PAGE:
If no visible damage to wiring and connectors if found but the code persists, consult the manual to determine which type of crankshaft (and/or camshaft) sensors are fitted to the vehicle. If the sensors require an input voltage, consult the manual on the correct procedure to test the input voltage, and compare the obtained reading with the value stated in the manual.
If a deviation (a low voltage) is found, inspect all wiring between the sensor connector, the ignition switch, and the battery for poor connections, poor ground, or other issues that could affect continuity. Be aware though that this step involves checking and testing several individual circuits, so be sure to follow the instructions in the manual exactly to avoid causing short circuits that could damage other components and/or controllers. Note that on some applications, the PCM supplies the ground, so consult the manual on the correct procedure (KOER/KOEO) to establish the ground connection.
Compare all obtained readings with the values stated in the manual, and make repairs as required to ensure that all electrical values fall within specified values. Clear all codes after repairs are complete, and rescan the system to see if the code returns.
NOTE: Be sure to disconnect both the Ignition Control Module and the PCM from the wiring harness during resistance and /or continuity checks to avoid damage to either, or both controllers.
Assuming that the charging system checks out OK and that the battery is not damaged or over charged on older applications, high input, or reference voltages in the Crankshaft Position Sensor circuit is almost always caused by a short circuit to the battery positive. However, this condition will almost certainly be indicated by a code other than P1351, so check again for the presence of other codes, and resolve these codes before proceeding to the next step.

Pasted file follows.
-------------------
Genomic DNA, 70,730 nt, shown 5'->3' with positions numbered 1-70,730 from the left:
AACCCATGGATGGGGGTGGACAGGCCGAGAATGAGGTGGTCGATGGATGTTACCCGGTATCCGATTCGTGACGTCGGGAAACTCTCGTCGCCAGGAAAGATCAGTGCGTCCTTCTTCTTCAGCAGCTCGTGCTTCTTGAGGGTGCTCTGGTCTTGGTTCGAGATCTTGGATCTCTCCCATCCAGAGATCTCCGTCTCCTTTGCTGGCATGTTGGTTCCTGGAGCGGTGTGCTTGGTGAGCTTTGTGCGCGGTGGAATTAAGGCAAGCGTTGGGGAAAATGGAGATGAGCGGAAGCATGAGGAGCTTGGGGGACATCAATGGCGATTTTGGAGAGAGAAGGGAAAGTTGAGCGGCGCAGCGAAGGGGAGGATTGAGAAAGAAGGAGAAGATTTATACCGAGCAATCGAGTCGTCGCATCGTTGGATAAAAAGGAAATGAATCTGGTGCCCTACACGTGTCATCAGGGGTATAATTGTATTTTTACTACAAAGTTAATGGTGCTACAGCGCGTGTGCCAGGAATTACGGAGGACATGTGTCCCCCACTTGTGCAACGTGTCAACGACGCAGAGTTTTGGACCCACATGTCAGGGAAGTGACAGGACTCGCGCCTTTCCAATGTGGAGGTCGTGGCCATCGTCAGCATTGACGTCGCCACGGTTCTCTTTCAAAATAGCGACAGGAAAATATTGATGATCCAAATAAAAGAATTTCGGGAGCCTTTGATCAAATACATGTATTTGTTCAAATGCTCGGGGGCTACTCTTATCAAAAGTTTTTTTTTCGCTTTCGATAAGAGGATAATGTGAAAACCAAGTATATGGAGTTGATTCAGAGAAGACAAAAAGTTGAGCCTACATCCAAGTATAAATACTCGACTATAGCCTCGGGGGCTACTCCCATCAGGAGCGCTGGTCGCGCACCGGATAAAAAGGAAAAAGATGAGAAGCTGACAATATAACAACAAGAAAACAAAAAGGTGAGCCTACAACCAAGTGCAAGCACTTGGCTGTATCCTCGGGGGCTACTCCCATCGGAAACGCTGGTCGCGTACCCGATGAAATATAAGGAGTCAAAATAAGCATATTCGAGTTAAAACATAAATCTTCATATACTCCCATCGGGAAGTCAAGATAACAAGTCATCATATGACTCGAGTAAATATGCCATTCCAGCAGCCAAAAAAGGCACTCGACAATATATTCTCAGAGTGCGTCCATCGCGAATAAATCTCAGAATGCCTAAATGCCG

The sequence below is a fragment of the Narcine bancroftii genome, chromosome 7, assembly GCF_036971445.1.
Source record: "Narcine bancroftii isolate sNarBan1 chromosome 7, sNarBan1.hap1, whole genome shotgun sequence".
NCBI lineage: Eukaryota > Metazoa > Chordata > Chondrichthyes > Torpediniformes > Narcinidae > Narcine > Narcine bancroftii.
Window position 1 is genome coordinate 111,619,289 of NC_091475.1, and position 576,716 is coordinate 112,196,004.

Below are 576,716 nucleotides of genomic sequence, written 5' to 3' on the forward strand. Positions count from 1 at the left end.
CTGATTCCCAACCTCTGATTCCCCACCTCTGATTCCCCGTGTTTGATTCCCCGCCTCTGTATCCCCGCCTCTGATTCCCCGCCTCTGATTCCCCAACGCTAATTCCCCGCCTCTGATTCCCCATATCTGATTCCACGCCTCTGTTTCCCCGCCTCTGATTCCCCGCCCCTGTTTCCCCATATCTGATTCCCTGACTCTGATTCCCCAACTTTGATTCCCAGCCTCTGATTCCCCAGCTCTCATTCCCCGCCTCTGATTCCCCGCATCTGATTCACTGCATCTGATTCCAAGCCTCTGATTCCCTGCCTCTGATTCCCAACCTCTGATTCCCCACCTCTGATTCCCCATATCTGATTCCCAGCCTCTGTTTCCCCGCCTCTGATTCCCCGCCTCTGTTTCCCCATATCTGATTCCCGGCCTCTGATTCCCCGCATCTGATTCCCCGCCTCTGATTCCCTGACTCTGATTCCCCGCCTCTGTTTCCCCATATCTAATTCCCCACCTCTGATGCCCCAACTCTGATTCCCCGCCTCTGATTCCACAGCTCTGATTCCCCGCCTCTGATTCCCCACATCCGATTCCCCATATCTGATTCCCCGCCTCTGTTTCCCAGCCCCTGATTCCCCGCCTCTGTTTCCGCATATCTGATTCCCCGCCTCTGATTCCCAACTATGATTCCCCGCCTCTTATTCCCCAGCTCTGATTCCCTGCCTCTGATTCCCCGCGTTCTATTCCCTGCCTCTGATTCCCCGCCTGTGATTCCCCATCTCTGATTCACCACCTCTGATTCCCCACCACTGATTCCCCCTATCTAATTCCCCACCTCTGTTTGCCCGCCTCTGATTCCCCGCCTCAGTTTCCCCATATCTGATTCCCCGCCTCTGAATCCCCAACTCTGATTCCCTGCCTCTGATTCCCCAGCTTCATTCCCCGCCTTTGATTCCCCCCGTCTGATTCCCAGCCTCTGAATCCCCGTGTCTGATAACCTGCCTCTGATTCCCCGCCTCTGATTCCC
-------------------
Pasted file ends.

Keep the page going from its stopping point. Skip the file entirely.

If a short circuit to battery positive is suspected, inspect all associated wiring/connectors, and repair, or replace wiring/connectors as required. Clear all codes after repairs are complete, and rescan the system to see if the code, or any other codes, returns.
NOTE: Since the Crankshaft -, and/or Camshaft Position sensors form part of the circuit, these sensors must be tested as well. Consult the manual on the correct procedure to test the sensors, and replace all sensors that do not conform to the manufacturer’s specifications.
If the sensors do not require an input voltage, carefully check the air gap between the sensor and the reluctor wheel on the crankshaft pulley. In some cases, it is possible for the sensor retaining bolts to work themselves loose, which can cause the air gap to increase to the point where the sensor does not work.
Reset the air gap to the specified clearance, clear all codes, and rescan the system to see if the code returns. If the code persists, remove the sensor from the engine and inspect it for signs of impact damage, or evidence that it might have rubbed against the reluctor wheel. Replace the sensor if signs of mechanical damage are found, and rescan the system after the replacement to see if the code returns.
If the sensor is not damaged in any way but the code persists, consult the manual on the correct procedure to test the sensor, and replace it if it does not conform to the manufacturer’s specifications.
If the code persists despite several repair attempts, it is likely that an intermittent fault is present, which can sometimes be found by “wiggling” all connectors and wiring while the voltage in a circuit is being monitored with a multimeter. If there is an intermittent fault present, the reading displayed on the multimeter will often change in direct response to the “wiggle” test, but be aware that some intermittent breaks, short circuits, or losses of ground connectivity in wiring do not always respond to this test.
Therefore, the better option if an intermittent fault is suspected is to refer the vehicle for professional diagnosis and repair, since the diagnosis and repair need to be definitive and reliable.